1/12/21 9:52 AM | 5 Min Read

Mineral and Sample Analysis using XRF and XRD

Posted By
Carl Sorrell
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Mineral and Sample Analysis using XRF and XRD

Sometimes Half a Loaf is Worse than No Loaf

IntoCeramics is highly experienced in the characterization of minerals and waste streams for use in ceramics. We analyze hundreds of samples in our labs and in partnership with Clemson University’s Bishop Materials Research Center.

When considering minerals for use in a formulation, it is not enough to just know the elements that are present. Carbon black and diamond are chemically identical, but nobody would mistake one for the other. It is the difference in crystal structure that determines whether elemental Carbon (C) will go on a finger or end up in ink.

More commonly, sand is chemically identical to fused silica (SiO2) but naturally occurring quartz and man-made fused silica have vastly different physical and thermal properties. And fused silica is one heck of a lot more expensive that sand.

Yet, in both examples, a chemical analysis would show SiO2 or C. And that’s all it would show.

 

The First Half of the Loaf: X-Ray Fluorescence Chemistry

Led Zeppelin posterX-ray fluorescence (XRF) is one of the most common chemical analysis methods, especially for inorganic solids.

Just as your wall poster glows (fluoresces) when you turn on a blacklight, so do atoms when they are bombarded with X-rays.

Each element emits X-rays at a unique wavelength, allowing for highly accurate determination of chemical composition be interpretation of the emission spectrum and relative intensities at different wavelengths.

The most accurate X-ray procedure uses the fusion method. A ground powder sample is fused at 1,000°C with low melting point lithium borate to produce a homogenous sample.

Fusion removes variation in XRF data caused by particle size and the packing differences that occur when analyzing pressed powder samples.

XRF by fusion is quantitative and IntoCeramics uses this method almost exclusively.
The only downside is that samples which may contain naturally occurring lithium or boron must be analyzed in a different way.

You may ask: what happens if we don’t know that the sample might contain lithium or boron? We’ll get to that in just bit.

XRF data are expressed as weight percentages of oxides - Na2O, Al2O3, SiO2, and so forth. This is very useful for calculations related to ceramics where metal oxides and mixed metal oxides are our stock in trade.

But let’s say you have mineral sample that contains silica, alumina, soda, and potassia. You know that these are unlikely to occur as discrete oxides in a mineral sample - it’s clay! Or, at least, that’s what it looks like.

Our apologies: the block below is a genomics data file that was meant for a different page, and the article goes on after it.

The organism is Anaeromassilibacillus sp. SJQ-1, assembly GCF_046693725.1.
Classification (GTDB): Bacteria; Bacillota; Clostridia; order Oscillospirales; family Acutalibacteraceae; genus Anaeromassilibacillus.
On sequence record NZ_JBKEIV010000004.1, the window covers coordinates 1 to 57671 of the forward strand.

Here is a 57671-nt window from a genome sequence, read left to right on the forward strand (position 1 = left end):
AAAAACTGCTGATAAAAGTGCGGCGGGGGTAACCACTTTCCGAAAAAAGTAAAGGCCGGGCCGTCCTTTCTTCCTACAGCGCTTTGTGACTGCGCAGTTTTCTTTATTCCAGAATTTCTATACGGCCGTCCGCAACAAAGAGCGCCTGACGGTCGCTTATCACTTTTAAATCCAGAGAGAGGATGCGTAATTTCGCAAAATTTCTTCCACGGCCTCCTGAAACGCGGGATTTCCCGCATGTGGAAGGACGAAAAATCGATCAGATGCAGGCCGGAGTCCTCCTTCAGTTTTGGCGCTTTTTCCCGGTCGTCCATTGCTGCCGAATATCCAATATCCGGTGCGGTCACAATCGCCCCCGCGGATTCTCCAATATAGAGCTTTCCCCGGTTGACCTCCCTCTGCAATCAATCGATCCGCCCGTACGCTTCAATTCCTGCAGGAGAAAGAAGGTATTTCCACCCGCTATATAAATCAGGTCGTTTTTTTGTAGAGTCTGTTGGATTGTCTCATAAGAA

This brings us to the second half of the loaf.

 

The Second Half of the Loaf: X-Ray Diffraction Mineralogy

We learn as kids that white light is made up of multiple wavelengths of visible light, from red to violet. We enjoy playing with glass prisms that split the light into a rainbow of colors.

Prism splitting light

Over one hundred years ago, Max von Laue discovered that the distinctive mineral structure spacing within crystals acts like a prism (or, more correctly, a diffraction grating) to X-rays.

This discovery won him the 1914 Nobel prize in physics - and revolutionized mineralogy. Each crystal produces a unique spectrum and can thus be identified.

The sample is first ground to a powder and then bombarded with X-rays while being rotated. A pattern of peaks is produced that identify the mineral composition.

XRD spectrum

It sounds simple, but a hundred years later, X-ray diffraction mineralogy is one of the measurement techniques that requires a high degree of interpretive skill.

In a mixed mineral sample – the most common situation – peaks may overlap, obscuring each other and making interpretation difficult. For this reason, XRD is considered semi-quantitative.

The degree of error can be influenced by

  • How well the minerals are crystallized (e.g., carbon black is poorly crystallized while diamond is highly crystalized)
  • The degree of background amorphous (glass) in the material
  • The similarity of peak patterns in many minerals.

Dr. Charles Sorrell at the University of New South Wales told us the story of a very excited undergraduate student in his crystallography class who reported a clear indication of the mineral oxygen in his pattern. Indeed, solid oxygen at room temperature would have been one heck of a find!

 

Baking the Loaf

Using XRD, we can identify the individual minerals, and with XRF we know the individual oxides. Coupled with the weight loss (LOI) determined during XRF fusion, this lets us accurately characterize the sample using molecular weights and a rational analysis.

In answer to our earlier question, detection of lithium and boron minerals by XRD will alert us that the XRF analysis should be run using a method other than fusion.

Putting all these methods together completes the bread loaf and readies the IntoCeramics team to develop the minerals – and the waste stream from which they are sampled - into a useful product.

The mineral composition is critical to determining what forming, firing, and finishing methods might be needed to make that valuable product.

In a future blog, we will discuss other physical analyses and processing analysis techniques including porosimetry, differential thermal analysis, and strength measurement.

 

Topics: Technology, Analysis

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